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Sloane's OEIS A048691 gives an explicit formula:(2*e(1)+1)*(2*e(2)+1)***(2*e(r)+1) where the e(i)'s are the exponents in the prime factorization of n.

It turns out that the same formula counts the number of divisors of n^2, and also the number of elements in the set {(a,b): lcm(a,b)=n}. I understand the derivation of the formula for these two sets but I do not know why the formula counts the number of elements in the set given above in the title.

Here is a paper that explains the formula for |{(a,b): lcm(a,b)=n}|. O. Bagdasar, On some functions involving the lcm and gcd of integer tuples, Scientific Publications of the State University of Novi Pazar, Appl. Maths. Inform. and Mech., Vol. 6, 2 (2014), 91--100.

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Let $f(n)$ be the counting function for our set. We first show that $f$ is multiplicative. So we need to show that $f(ab)=f(a)f(b)$ whenever $\gcd(a,b)=1$.

Let $(x,y)$ be any ordered pair such that $x\mid a$, $y\mid b$, and $\gcd(x,y)=1$. Then $x$ has a unique representation as $x_ax_b$, where $x_a\mid a$ and $x_b\mid b$. Similarly, $y$ has a unique representation as $y_ay_b$. Note that $\gcd(x_a,y_a)=\gcd(x_b,y_b)=1$.

The mapping that takes $(x,y)$ to the ordered pair of pairs $((x_a,y_a), (x_b,y_b))$ is bijective, and $f(ab)=f(a)f(b)$ follows.

To finish, we need to compute $f(p^e)$ where $p$ is prime. The qualifying ordered pairs are all pairs $(1,p^t)$ and $(p^t,1)$, where $0\le t\le e$. There are $2e+1$ such pairs.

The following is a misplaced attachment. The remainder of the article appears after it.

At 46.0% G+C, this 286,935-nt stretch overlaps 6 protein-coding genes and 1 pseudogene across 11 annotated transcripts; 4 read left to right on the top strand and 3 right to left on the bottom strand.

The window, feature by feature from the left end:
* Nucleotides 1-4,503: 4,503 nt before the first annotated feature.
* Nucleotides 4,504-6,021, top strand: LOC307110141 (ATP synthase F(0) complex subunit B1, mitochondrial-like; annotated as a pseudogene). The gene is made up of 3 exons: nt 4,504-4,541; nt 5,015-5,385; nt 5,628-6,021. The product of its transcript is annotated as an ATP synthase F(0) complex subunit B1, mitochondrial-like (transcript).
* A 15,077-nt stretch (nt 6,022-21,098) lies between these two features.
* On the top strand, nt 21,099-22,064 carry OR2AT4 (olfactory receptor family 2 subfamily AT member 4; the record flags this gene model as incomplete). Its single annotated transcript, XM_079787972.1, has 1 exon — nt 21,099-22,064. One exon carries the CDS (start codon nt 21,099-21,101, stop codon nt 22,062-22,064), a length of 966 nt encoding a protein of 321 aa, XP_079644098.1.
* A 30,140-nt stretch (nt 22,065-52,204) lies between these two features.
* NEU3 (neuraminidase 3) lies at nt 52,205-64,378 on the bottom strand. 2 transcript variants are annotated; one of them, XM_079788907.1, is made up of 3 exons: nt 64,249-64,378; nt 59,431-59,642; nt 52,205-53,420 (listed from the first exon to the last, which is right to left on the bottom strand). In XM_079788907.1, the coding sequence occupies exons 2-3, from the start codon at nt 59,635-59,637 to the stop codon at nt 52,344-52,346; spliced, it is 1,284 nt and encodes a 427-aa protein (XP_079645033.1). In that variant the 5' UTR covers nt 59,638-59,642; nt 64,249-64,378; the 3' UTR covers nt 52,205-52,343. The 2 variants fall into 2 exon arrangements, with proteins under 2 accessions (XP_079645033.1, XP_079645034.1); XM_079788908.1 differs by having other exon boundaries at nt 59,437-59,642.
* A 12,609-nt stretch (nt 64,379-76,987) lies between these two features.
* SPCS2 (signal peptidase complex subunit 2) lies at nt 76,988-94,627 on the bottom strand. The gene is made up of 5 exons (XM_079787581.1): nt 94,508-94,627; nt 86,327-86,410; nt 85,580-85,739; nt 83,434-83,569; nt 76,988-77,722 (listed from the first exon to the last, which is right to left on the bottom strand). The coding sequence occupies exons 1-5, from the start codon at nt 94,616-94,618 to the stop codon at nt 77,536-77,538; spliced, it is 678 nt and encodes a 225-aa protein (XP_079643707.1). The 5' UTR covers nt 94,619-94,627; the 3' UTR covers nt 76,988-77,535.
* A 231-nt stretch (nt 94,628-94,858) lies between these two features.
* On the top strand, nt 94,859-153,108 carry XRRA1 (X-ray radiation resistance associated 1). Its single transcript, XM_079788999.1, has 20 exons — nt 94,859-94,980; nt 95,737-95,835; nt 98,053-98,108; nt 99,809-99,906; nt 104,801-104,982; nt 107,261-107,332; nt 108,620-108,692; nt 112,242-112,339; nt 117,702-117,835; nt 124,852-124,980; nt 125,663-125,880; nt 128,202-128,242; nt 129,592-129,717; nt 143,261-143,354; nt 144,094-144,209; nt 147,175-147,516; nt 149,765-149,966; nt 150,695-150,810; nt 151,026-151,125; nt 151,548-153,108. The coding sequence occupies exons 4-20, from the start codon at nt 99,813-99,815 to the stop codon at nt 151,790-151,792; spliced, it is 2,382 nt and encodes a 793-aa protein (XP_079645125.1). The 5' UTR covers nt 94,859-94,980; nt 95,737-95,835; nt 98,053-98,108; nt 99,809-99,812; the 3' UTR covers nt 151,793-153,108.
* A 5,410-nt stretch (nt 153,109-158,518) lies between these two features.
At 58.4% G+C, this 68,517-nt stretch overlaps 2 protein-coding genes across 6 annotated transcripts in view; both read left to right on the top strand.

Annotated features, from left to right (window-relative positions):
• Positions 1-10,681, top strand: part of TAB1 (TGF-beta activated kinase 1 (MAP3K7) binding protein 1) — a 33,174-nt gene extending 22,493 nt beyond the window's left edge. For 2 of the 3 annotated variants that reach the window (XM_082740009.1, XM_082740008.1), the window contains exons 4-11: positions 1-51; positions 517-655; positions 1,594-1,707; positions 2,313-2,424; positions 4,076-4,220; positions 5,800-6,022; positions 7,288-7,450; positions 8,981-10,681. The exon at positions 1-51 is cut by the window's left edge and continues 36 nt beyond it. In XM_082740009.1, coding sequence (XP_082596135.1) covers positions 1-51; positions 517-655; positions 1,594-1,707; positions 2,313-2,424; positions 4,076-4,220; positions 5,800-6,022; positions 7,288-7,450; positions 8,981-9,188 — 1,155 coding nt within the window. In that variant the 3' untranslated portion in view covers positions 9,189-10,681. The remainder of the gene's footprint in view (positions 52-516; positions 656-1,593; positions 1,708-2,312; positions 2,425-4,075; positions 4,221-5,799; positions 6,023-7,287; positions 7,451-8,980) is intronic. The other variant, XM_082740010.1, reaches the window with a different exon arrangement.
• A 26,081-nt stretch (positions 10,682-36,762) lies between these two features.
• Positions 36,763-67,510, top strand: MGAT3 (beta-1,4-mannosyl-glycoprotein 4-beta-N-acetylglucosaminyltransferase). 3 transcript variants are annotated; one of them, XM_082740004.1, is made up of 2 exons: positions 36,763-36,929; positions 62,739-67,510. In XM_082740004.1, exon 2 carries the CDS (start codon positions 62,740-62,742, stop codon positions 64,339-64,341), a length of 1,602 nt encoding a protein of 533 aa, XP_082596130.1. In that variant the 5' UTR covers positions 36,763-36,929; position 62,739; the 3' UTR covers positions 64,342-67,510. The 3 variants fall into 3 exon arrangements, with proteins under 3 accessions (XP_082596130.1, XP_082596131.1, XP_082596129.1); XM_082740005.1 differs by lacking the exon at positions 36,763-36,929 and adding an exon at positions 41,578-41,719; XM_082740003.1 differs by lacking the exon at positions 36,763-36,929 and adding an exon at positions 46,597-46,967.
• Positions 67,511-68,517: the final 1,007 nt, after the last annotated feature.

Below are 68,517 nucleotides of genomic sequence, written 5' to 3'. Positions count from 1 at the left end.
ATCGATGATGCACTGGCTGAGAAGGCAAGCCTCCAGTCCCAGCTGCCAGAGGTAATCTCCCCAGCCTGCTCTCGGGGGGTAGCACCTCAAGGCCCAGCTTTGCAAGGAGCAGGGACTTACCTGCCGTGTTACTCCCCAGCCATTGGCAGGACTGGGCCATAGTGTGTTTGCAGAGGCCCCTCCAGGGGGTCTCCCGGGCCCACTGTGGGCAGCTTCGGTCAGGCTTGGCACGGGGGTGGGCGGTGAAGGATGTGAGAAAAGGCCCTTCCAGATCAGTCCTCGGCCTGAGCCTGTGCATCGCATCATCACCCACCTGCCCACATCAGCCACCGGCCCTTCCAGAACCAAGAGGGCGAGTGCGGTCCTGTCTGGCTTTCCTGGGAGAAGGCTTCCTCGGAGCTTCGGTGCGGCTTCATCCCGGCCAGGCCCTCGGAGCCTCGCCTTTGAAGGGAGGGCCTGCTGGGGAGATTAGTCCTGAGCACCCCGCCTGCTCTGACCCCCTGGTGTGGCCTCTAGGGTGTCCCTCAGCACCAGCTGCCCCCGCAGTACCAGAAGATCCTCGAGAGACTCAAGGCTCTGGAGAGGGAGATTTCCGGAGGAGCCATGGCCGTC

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  • $\begingroup$ Then generalizing, the number of k tuples (a(1),a(2),...,a(k)) such that each a(i)|n and each pair of a(i)'s is relatively prime would be: (ke(1)+1)*(ke(2)+1)***(k*e(r)+1) where the e(i)'s are the exponents in the prime factorization of n. Right? $\endgroup$ – Geoffrey Critzer Jan 11 '15 at 17:28
  • $\begingroup$ The decomposition argument does generalize. Note that this is also the number of divisors of $n^k$, so that relationship remains. Something that would improve my answer is (say for the $k=2$ case, or in general) is to give a "natural" explicit bijection between the set of ordered pairs of our problem and the set of divisors of $n^2$. $\endgroup$ – André Nicolas Jan 11 '15 at 17:43
  • $\begingroup$ I have tried very hard over the last several weeks to establish such a bijection with no success. It would be a very welcome embellishment to the OEIS sequence mentioned above. $\endgroup$ – Geoffrey Critzer Jan 12 '15 at 23:51

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